Young men in the former opposition enclave of Eastern Ghouta, outside Damascus, are coming under increasing scrutiny from the Syrian regime, despite promises made in reconciliation agreements that ended the fighting.
Former opposition fighters had put down their weapons in exchange for an assurance that they would not be arrested, but the regime has been issuing arrest warrants and rounding up youth, local activists and residents said.
The Syrian regime's Air Force Intelligence Directorate has issued a list that includes the names of dozens of young men from the Damascus hinterland, Ghouta activist Mohammed al-Beik told Diyaruna.
The list has been distributed to military units, government agencies, mukhtars and security checkpoints, along with orders to regime security personnel to proceed with the arrests, al-Beik said.
The youth on the list, who hail from areas such as Eastern Ghouta and Harasta, should have been covered by the reconciliation agreement pardon, he said.
Additionally, he said, a large number of them have been absorbed into the ranks of the Syrian army's 4th Division and local militias affiliated with the regime, and some were even deployed to Idlib to take part in the fighting there.
The distribution of the list has led to a state of confusion, he said, noting that dozens of young men who had been conscripted into the regime forces deserted their units following the news.
"Everyone is fearful of tensions boiling over and that a repeat of what happened in Daraa might occur," he said.
The southern province of Daraa has seen a wave of demonstrations fueled by popular anger at the regime, which has been conducting arbitrary arrests of area youth.
Amid the rise in tensions, number of regime soldiers were killed or wounded in armed attacks on their positions and security checkpoints.
The Syrian regime has not kept the pledge it made during the reconciliation negotiations that resulted in the disarmament and disbandment of all armed factions, Damascus University student Muhsin al-Naqri told Diyaruna.
In addition to the arbitrary arrests, he said, there is an overall absence of stability and security, and vital infrastructure has not been rehabilitated.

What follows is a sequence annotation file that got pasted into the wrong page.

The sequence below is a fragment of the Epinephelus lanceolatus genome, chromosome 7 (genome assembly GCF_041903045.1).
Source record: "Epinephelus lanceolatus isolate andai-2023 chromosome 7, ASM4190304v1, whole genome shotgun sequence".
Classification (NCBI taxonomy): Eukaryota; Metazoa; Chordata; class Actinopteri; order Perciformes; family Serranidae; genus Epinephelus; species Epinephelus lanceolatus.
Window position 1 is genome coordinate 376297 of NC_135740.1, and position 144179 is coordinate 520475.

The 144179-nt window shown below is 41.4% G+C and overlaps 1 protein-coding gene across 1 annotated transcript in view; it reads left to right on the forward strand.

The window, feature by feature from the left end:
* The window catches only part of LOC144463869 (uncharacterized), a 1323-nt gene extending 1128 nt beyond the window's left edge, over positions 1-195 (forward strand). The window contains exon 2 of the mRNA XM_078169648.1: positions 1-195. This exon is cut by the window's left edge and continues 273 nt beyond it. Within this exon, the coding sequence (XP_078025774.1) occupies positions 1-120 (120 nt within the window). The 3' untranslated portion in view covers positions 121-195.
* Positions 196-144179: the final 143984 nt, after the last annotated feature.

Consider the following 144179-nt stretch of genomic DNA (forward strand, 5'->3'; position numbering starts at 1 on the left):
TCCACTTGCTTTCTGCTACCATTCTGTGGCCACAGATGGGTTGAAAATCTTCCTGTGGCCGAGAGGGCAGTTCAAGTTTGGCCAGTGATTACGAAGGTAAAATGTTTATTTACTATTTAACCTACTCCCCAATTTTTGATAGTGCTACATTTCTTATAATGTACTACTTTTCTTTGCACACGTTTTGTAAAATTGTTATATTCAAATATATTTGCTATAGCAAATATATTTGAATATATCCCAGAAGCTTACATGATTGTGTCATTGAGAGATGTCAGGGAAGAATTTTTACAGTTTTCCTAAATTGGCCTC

"This has placed a huge burden on the local population, who have been forced to purchase electricity generators and drinking water," he said.
Prices of food and basic commodities remain high, and the Syrian regime "is doing nothing to intervene and prevent businesses from preying on civilian consumers", he said.
Al-Naqri said he had to pay a large sum of protection money to the government so he could travel freely to Damascus and resume his university education after nearly a four-year break due to the security conditions.
Schools remain closed
Despite the regime's promises to reopen schools as soon as possible, most schools in the Damascus hinterland remain closed, said Adham al-Sharif, a former media activist who now works as a teacher.
"Some schools have not even been rehabilitated after they were damaged due to the fighting," he told Diyaruna, noting that even schools that require minimal renovation work remain untouched.
The Ministry of Electricity has refused to reconnect the power for dozens of schools, he said, under the pretext that they need to catch up with their electricity bills that went unpaid during the war.
A small number of schools have opened their doors, but books and basic educational materials remain unavailable, and salaries for new hires are no more than 16,000 Syrian liras ($31), al-Sharif said.
Salaries for existing staff do not exceed 40,000 Syrian liras ($77), he added, which is not enough to sustain any family for more than a few days, due to the collapse of the value of the currency and the price hike in consumer goods.